Secreted transcription factor controls Mycobacterium tuberculosis virulence.

Department of Microbiology and Immunology, Program in Microbial Pathogenesis and Host Defense, University of California, San Francisco, 600 16th Street, Campus Box 2200, San Francisco, California 94143-2200, USA.
Nature (Impact Factor: 42.35). 09/2008; 454(7205):717-21.
Source: PubMed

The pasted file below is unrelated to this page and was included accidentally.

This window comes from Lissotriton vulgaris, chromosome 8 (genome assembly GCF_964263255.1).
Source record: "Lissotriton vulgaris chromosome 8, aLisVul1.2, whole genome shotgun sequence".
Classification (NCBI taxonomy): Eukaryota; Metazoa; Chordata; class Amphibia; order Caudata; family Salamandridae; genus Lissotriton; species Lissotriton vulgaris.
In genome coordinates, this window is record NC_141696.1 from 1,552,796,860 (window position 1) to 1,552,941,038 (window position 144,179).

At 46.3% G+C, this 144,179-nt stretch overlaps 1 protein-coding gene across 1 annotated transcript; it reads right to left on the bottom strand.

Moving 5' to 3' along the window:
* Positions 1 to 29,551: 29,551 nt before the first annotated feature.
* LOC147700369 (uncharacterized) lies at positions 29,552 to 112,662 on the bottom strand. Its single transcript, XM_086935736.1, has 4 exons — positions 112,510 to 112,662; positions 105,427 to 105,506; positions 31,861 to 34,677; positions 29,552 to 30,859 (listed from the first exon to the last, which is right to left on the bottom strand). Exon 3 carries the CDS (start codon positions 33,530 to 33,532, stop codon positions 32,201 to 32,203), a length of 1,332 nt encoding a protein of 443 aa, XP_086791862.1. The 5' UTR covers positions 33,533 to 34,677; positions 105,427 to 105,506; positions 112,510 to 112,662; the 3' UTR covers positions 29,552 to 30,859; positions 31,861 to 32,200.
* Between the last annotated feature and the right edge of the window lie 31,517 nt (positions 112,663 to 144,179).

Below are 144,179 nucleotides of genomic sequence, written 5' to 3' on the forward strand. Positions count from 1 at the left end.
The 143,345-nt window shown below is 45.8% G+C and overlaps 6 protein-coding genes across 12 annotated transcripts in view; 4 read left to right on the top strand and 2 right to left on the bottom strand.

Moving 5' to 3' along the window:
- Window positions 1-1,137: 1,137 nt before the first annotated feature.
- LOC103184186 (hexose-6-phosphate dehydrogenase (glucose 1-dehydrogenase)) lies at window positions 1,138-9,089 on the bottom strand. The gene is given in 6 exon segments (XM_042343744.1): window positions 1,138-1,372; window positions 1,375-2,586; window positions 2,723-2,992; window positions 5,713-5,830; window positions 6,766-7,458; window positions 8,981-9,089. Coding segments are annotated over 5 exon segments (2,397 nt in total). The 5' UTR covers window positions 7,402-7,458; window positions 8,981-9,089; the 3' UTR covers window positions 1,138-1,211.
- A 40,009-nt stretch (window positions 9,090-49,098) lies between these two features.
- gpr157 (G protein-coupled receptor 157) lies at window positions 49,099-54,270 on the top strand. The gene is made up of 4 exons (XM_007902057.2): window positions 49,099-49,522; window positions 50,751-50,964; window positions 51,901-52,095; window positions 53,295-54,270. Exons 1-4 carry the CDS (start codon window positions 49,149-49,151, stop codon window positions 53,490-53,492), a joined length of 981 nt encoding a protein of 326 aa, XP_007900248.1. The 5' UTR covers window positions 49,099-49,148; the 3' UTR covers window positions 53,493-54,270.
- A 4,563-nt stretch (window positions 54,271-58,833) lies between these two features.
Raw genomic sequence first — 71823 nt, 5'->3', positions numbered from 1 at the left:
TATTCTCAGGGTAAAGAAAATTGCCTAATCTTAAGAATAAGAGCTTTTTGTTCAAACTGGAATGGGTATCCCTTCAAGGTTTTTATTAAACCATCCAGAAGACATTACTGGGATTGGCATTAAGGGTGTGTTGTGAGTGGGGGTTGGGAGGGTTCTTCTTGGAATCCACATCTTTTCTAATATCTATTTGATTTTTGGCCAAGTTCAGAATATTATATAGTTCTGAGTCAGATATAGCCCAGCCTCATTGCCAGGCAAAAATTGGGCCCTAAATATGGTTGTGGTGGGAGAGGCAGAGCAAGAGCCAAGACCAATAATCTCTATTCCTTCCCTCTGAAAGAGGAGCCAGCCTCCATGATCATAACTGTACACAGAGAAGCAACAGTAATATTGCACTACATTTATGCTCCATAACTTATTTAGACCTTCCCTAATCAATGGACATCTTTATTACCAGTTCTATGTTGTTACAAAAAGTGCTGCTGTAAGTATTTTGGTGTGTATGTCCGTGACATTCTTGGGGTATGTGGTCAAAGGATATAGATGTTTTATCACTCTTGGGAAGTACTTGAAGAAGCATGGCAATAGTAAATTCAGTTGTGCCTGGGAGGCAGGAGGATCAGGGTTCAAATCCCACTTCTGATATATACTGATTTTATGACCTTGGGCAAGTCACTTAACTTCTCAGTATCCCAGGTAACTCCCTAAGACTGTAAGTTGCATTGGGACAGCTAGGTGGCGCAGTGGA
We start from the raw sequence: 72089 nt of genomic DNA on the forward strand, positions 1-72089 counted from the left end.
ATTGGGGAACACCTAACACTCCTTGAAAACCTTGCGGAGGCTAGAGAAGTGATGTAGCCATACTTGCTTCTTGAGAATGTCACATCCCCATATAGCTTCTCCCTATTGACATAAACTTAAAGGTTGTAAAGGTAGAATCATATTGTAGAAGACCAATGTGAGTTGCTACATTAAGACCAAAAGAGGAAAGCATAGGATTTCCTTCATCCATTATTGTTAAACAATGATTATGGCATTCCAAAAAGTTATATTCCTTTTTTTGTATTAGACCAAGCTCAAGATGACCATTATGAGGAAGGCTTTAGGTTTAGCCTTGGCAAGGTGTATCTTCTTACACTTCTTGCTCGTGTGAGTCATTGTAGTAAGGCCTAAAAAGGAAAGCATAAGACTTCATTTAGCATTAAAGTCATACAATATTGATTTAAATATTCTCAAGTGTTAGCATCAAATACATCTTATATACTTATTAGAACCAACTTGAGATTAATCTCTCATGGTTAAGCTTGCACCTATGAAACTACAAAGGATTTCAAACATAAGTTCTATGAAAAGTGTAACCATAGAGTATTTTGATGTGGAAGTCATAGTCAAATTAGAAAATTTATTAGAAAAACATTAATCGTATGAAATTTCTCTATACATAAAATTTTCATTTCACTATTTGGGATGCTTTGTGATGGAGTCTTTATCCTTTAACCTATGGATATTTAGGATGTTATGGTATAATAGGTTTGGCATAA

ABSTRACT Bacterial pathogens trigger specialized virulence factor secretion systems on encountering host cells. The ESX-1 protein secretion system of Mycobacterium tuberculosis-the causative agent of the human disease tuberculosis-delivers bacterial proteins into host cells during infection and is critical for virulence, but how it is regulated is unknown. Here we show that EspR (also known as Rv3849) is a key regulator of ESX-1 that is required for secretion and virulence in mice. EspR activates transcription of an operon that includes three ESX-1 components, Rv3616c-Rv3614c, whose expression in turn promotes secretion of ESX-1 substrates. EspR directly binds to and activates the Rv3616c-Rv3614c promoter and, unexpectedly, is itself secreted from the bacterial cell by the ESX-1 system that it regulates. Efflux of the DNA-binding regulator results in reduced Rv3616c-Rv3614c transcription, and thus reduced ESX-1 secretion. Our results reveal a direct negative feedback loop that regulates the activity of a secretion system essential for virulence. As the virulence factors secreted by the ESX-1 system are highly antigenic, fine control of secretion may be critical to successful infection.

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